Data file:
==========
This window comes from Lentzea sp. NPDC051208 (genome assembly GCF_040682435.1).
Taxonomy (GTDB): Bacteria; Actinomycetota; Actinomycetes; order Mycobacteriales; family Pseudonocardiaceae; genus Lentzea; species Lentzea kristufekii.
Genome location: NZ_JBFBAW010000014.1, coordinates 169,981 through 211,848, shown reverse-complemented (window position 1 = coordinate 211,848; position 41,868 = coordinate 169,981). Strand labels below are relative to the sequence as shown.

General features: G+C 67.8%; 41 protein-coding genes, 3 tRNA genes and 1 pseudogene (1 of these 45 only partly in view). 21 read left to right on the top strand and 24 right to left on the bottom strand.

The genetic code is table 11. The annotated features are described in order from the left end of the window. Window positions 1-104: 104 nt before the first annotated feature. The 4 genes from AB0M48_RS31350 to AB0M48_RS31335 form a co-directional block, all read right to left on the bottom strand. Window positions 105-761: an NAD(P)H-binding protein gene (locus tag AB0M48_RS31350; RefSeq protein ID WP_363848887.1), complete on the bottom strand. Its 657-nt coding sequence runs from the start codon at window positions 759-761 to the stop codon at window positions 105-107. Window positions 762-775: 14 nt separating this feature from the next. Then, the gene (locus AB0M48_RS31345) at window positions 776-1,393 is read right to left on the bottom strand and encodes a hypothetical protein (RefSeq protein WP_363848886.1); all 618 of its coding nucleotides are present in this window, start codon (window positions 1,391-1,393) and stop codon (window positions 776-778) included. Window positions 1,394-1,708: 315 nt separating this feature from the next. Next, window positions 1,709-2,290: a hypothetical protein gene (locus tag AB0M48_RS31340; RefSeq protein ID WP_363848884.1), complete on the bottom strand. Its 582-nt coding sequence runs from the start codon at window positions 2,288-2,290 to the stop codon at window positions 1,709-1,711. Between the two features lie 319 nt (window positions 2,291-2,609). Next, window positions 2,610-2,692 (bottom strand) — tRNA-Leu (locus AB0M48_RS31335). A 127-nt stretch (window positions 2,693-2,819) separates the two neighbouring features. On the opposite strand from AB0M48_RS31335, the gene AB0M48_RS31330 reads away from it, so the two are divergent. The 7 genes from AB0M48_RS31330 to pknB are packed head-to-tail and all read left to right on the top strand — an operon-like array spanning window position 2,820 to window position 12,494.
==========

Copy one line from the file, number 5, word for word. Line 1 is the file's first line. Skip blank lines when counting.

The genetic code is table 11. The annotated features are described in order from the left end of the window. Window positions 1-104: 104 nt before the first annotated feature. The 4 genes from AB0M48_RS31350 to AB0M48_RS31335 form a co-directional block, all read right to left on the bottom strand. Window positions 105-761: an NAD(P)H-binding protein gene (locus tag AB0M48_RS31350; RefSeq protein ID WP_363848887.1), complete on the bottom strand. Its 657-nt coding sequence runs from the start codon at window positions 759-761 to the stop codon at window positions 105-107. Window positions 762-775: 14 nt separating this feature from the next. Then, the gene (locus AB0M48_RS31345) at window positions 776-1,393 is read right to left on the bottom strand and encodes a hypothetical protein (RefSeq protein WP_363848886.1); all 618 of its coding nucleotides are present in this window, start codon (window positions 1,391-1,393) and stop codon (window positions 776-778) included. Window positions 1,394-1,708: 315 nt separating this feature from the next. Next, window positions 1,709-2,290: a hypothetical protein gene (locus tag AB0M48_RS31340; RefSeq protein ID WP_363848884.1), complete on the bottom strand. Its 582-nt coding sequence runs from the start codon at window positions 2,288-2,290 to the stop codon at window positions 1,709-1,711. Between the two features lie 319 nt (window positions 2,291-2,609). Next, window positions 2,610-2,692 (bottom strand) — tRNA-Leu (locus AB0M48_RS31335). A 127-nt stretch (window positions 2,693-2,819) separates the two neighbouring features. On the opposite strand from AB0M48_RS31335, the gene AB0M48_RS31330 reads away from it, so the two are divergent. The 7 genes from AB0M48_RS31330 to pknB are packed head-to-tail and all read left to right on the top strand — an operon-like array spanning window position 2,820 to window position 12,494.